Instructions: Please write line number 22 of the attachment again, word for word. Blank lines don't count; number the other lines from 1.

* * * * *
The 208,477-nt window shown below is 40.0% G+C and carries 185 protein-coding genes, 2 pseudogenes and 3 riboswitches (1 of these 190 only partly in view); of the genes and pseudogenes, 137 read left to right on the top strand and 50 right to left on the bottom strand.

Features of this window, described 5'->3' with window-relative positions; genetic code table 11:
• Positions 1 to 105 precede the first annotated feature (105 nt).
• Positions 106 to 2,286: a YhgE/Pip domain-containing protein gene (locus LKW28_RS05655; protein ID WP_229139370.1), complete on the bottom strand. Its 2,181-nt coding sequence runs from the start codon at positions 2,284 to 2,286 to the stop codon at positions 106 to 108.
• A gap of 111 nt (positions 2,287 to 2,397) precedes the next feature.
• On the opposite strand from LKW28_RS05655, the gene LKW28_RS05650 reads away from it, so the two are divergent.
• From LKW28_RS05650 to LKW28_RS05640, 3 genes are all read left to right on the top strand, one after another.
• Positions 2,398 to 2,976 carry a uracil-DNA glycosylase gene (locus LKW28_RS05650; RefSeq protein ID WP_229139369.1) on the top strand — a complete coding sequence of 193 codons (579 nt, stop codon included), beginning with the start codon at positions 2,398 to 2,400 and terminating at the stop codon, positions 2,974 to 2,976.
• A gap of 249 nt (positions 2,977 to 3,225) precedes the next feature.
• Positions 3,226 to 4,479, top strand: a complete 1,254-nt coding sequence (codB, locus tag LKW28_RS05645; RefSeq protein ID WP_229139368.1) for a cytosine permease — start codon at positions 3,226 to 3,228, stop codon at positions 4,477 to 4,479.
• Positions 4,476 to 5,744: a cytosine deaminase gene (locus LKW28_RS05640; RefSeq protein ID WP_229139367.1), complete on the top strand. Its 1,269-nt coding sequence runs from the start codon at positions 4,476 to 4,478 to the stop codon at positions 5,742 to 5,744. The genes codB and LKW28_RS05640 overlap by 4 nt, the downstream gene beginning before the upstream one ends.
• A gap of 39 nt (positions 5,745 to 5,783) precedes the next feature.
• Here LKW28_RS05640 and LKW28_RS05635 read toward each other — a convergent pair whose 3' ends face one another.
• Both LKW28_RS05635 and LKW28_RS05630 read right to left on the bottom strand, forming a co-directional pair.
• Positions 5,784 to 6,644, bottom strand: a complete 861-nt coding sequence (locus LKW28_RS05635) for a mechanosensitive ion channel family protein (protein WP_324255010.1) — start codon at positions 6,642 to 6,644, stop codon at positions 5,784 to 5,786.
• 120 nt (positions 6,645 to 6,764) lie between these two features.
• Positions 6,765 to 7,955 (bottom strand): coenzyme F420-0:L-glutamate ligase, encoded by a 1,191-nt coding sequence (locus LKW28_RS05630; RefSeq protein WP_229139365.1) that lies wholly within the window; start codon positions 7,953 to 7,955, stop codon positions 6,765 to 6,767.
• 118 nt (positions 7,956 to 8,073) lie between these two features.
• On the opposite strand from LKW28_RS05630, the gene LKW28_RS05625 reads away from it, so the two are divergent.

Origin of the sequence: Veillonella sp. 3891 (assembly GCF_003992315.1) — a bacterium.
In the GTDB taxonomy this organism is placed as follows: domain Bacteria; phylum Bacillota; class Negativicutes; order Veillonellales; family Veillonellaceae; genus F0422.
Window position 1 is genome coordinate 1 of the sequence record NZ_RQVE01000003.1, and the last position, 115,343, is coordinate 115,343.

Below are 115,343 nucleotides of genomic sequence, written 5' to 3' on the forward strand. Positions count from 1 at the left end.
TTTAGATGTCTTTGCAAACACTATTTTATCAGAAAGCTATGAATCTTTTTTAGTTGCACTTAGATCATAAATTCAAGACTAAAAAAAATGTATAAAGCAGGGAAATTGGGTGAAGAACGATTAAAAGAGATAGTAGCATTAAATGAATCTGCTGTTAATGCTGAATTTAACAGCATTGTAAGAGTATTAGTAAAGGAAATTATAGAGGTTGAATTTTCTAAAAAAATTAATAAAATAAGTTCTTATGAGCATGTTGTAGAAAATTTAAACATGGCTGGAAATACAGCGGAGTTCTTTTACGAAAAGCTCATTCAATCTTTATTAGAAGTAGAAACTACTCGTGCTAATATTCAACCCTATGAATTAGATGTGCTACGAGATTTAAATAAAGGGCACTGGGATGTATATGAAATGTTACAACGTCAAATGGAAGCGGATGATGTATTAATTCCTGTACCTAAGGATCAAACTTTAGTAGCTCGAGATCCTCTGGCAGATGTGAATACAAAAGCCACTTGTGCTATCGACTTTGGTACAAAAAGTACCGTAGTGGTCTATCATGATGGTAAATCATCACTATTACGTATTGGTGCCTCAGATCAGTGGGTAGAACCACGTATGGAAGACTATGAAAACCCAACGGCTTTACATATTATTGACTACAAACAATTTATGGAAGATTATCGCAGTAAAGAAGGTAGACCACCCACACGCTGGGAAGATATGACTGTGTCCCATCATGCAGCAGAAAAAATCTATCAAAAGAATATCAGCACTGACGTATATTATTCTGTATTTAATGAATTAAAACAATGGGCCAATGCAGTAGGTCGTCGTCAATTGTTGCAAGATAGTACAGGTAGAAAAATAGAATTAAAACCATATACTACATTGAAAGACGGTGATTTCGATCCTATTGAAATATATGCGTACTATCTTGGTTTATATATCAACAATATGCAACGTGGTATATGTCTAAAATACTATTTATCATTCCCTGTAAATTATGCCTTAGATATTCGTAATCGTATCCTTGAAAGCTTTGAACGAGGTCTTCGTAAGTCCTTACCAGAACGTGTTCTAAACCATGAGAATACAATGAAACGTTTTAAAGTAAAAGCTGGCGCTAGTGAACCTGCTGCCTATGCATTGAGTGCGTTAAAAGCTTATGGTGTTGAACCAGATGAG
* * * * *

Window position 1 is genome coordinate 1 of the sequence record NZ_RQVE01000003.1, and the last position, 115,343, is coordinate 115,343.